Like digital exhibits, digital technology in the museum helps museums enhance their visitors’ experience. This may be crafting a playlist for your visitors to listen to when visiting your exhibits, or it may be creating a podcast that explains pieces in your collections. You could use these with or as digital exhibits, or explore using them in tandem with in-person exhibits.
This developing field presents a number of ways museums can provide digital experiences that enhance their visitors’ engagement and exhibits’ impact. The growth of services such as Smartify, software that helps museums make a mobile and online experience for visitors, shows museums’ investment in crafting impactful digital experiences for their visitors. It doesn’t have to be expensive for the museum to create or for visitors to use this content either. The “Bring Your Own Device” (BYOD) movement encourages museums to make the most of smartphones by creating digital experiences that can be viewed through apps or web browsers.
Because BYOD means that digital technology can be created for anyone who has a smartphone or tablet, playlists, podcasts, and augmented or virtual reality (AR/VR) also become options for accessible museum content. For example, museums may consider using these options to provide audio tours in multiple languages. there are many other ways these tools can enhance accessibility. InclusivityMaker, a company who advocates broadly for disability inclusivity, explores the ways these kinds of tools can apply digital accessibility to create more accessible in-person museum experiences. For more information on accessibility, you can also visit both our website accessibility page and accessibility and accommodations page.
The sources below explore podcasts, playlists, and AR/VR as a way to enhance your visitors’ experience digitally.
Podcasts can be used to tell your museum’s story, but they can also work like audio tours for museum visitors. For example, the Louvre Museum has begun posting museum audio tours on Apple podcasts that guide visitors through the museum and explain their collections.
How to create a podcast and podcasts as a means of telling your museum’s story are detailed in our digital storytelling page, and resources for making accessible descriptions of your collections and objects can be found on our accessible images and videos page.
Like podcasts, music streaming platforms are making their way into the museum. Museums have begun exploring the possibilities of Spotify in curating a unique experience that provides visitors with new connections to your exhibits. For example, the Museum of Fine Arts in Boston created a playlist for their Basquiat and the Hip-Hop Generation exhibit. This playlist contains music from the time as well as music that inspired Basquiat, from Dizzy Gillespie, Michael Jackson, and Billie Holiday, for example.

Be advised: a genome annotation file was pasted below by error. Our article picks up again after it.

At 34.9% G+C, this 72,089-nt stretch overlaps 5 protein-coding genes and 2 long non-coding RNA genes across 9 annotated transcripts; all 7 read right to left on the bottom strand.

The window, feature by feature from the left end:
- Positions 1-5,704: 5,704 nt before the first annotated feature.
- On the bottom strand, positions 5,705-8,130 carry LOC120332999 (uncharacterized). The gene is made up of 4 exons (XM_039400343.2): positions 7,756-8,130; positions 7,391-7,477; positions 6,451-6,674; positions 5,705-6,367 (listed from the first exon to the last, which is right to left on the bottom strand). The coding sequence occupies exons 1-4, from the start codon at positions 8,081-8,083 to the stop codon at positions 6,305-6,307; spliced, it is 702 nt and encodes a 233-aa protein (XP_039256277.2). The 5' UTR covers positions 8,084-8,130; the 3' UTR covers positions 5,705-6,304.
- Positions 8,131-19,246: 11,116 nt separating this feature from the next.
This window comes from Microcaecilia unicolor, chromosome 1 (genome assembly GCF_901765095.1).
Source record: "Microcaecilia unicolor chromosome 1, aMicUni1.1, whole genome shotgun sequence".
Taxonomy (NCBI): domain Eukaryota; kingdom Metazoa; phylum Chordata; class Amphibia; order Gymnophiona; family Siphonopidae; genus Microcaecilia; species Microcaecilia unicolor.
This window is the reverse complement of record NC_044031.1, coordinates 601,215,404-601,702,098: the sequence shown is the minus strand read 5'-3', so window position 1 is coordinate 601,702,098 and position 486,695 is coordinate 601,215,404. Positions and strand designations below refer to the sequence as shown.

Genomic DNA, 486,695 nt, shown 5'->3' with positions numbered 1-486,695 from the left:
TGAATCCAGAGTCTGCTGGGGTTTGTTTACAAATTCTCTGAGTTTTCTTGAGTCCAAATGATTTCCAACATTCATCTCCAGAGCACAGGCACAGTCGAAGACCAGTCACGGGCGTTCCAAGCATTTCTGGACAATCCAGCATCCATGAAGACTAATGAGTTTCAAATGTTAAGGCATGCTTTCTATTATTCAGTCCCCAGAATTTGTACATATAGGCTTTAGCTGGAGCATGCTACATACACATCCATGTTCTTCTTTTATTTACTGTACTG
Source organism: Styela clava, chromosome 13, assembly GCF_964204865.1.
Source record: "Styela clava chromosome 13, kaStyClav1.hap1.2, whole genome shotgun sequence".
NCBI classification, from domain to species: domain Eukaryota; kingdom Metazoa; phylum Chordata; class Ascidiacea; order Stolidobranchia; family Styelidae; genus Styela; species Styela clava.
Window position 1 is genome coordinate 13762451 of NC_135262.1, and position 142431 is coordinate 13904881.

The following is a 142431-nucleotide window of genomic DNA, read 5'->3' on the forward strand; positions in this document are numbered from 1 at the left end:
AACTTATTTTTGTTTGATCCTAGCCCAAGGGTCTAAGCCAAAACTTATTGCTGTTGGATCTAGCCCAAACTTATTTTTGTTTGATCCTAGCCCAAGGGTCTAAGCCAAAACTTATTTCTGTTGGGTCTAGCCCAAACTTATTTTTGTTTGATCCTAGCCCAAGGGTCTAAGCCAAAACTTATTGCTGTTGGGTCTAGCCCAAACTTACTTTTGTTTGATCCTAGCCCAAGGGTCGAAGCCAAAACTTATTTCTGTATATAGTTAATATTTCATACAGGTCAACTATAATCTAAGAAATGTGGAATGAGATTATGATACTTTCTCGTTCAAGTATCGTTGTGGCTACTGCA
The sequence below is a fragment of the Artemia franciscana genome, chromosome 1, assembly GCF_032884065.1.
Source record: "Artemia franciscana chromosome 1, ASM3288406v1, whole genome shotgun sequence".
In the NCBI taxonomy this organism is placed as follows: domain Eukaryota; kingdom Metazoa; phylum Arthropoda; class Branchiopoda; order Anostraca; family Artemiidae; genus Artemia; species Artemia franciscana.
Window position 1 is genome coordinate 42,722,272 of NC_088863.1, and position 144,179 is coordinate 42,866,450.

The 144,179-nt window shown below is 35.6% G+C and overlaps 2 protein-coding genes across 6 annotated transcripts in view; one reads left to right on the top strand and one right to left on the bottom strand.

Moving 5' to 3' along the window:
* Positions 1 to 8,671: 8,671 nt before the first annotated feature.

The great news is that creating a Spotify playlist can be simple, and they have a guide for users. You can also use Spotify Codes, an image visitors scan with the app that takes them directly to your playlist.
Below are some examples of playlists museums have created for their visitors:
- The New Orleans Museum of Art (NOMA)’s created a playlist for Lee Friedlander: American Musicians.
- The Museum of Modern Art (MoMA) has several Spotify playlists for many of their exhibits.
- The Brooklyn Museum has Spotify playlists for their collections that range from Brooklyn Pride to Frida Kahlo.
- The Denver Art Museum (DAM) has playlists from artists and curators for several of their exhibits.
Virtual Reality (VR) / Augmented Reality (AR)
Especially during the pandemic, museums have been using VR to take visitors to new places and explore the worlds in and around their collections. MuseumNext shows what VR looks like in museums and how some have used the technology to change visitor engagement by putting them in exhibits. Other museums have used AR to explore new ways of interacting with their exhibits entirely. BlooLoop, a news source for organizations concerned with attracting visitors, explores what AR is and can do for museums, letting visitors interact with exhibits in new ways through their smartphones.
VR and AR technology can still be costly in terms of money and time, so it’s important to determine how crucial VR/AR immersion might be to maximizing your project’s impact — a question that is usually answered by whether it’s motivated by the technology or the ideas. If that is the case, there are resources that help smaller museums create these experiences. SparkAR is one way to create AR through filters for social media and other platforms. For VR, there are free resources for museums to use thanks to its growing use in education.